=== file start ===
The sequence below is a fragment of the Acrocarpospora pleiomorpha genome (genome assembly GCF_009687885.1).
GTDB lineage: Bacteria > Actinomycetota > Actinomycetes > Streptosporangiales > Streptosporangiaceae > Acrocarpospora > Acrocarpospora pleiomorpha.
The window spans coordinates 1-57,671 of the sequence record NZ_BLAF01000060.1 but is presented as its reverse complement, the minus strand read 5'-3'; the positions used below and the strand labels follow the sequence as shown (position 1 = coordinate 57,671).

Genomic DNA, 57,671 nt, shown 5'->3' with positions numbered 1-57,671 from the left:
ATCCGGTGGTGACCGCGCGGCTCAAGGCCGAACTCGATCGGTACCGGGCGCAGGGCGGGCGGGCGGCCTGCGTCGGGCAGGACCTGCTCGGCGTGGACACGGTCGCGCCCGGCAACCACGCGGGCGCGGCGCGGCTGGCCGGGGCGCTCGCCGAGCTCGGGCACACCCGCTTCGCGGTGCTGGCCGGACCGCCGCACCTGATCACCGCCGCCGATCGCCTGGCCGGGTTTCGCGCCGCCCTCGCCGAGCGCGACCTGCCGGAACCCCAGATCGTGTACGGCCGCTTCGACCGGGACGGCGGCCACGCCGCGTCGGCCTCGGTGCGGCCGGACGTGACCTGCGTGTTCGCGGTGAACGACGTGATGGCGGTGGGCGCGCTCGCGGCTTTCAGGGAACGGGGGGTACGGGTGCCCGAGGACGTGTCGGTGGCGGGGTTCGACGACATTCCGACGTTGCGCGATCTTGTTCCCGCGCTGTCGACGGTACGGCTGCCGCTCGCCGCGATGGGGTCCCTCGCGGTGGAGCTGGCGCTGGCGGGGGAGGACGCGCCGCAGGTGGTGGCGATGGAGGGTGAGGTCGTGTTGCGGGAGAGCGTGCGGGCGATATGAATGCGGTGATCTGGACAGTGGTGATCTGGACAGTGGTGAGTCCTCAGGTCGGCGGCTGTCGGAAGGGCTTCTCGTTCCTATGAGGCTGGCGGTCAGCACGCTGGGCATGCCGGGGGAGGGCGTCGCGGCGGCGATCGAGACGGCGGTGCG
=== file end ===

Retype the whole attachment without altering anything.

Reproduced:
The sequence below is a fragment of the Acrocarpospora pleiomorpha genome (genome assembly GCF_009687885.1).
GTDB lineage: Bacteria > Actinomycetota > Actinomycetes > Streptosporangiales > Streptosporangiaceae > Acrocarpospora > Acrocarpospora pleiomorpha.
The window spans coordinates 1-57,671 of the sequence record NZ_BLAF01000060.1 but is presented as its reverse complement, the minus strand read 5'-3'; the positions used below and the strand labels follow the sequence as shown (position 1 = coordinate 57,671).

Genomic DNA, 57,671 nt, shown 5'->3' with positions numbered 1-57,671 from the left:
ATCCGGTGGTGACCGCGCGGCTCAAGGCCGAACTCGATCGGTACCGGGCGCAGGGCGGGCGGGCGGCCTGCGTCGGGCAGGACCTGCTCGGCGTGGACACGGTCGCGCCCGGCAACCACGCGGGCGCGGCGCGGCTGGCCGGGGCGCTCGCCGAGCTCGGGCACACCCGCTTCGCGGTGCTGGCCGGACCGCCGCACCTGATCACCGCCGCCGATCGCCTGGCCGGGTTTCGCGCCGCCCTCGCCGAGCGCGACCTGCCGGAACCCCAGATCGTGTACGGCCGCTTCGACCGGGACGGCGGCCACGCCGCGTCGGCCTCGGTGCGGCCGGACGTGACCTGCGTGTTCGCGGTGAACGACGTGATGGCGGTGGGCGCGCTCGCGGCTTTCAGGGAACGGGGGGTACGGGTGCCCGAGGACGTGTCGGTGGCGGGGTTCGACGACATTCCGACGTTGCGCGATCTTGTTCCCGCGCTGTCGACGGTACGGCTGCCGCTCGCCGCGATGGGGTCCCTCGCGGTGGAGCTGGCGCTGGCGGGGGAGGACGCGCCGCAGGTGGTGGCGATGGAGGGTGAGGTCGTGTTGCGGGAGAGCGTGCGGGCGATATGAATGCGGTGATCTGGACAGTGGTGATCTGGACAGTGGTGAGTCCTCAGGTCGGCGGCTGTCGGAAGGGCTTCTCGTTCCTATGAGGCTGGCGGTCAGCACGCTGGGCATGCCGGGGGAGGGCGTCGCGGCGGCGATCGAGACGGCGGTGCG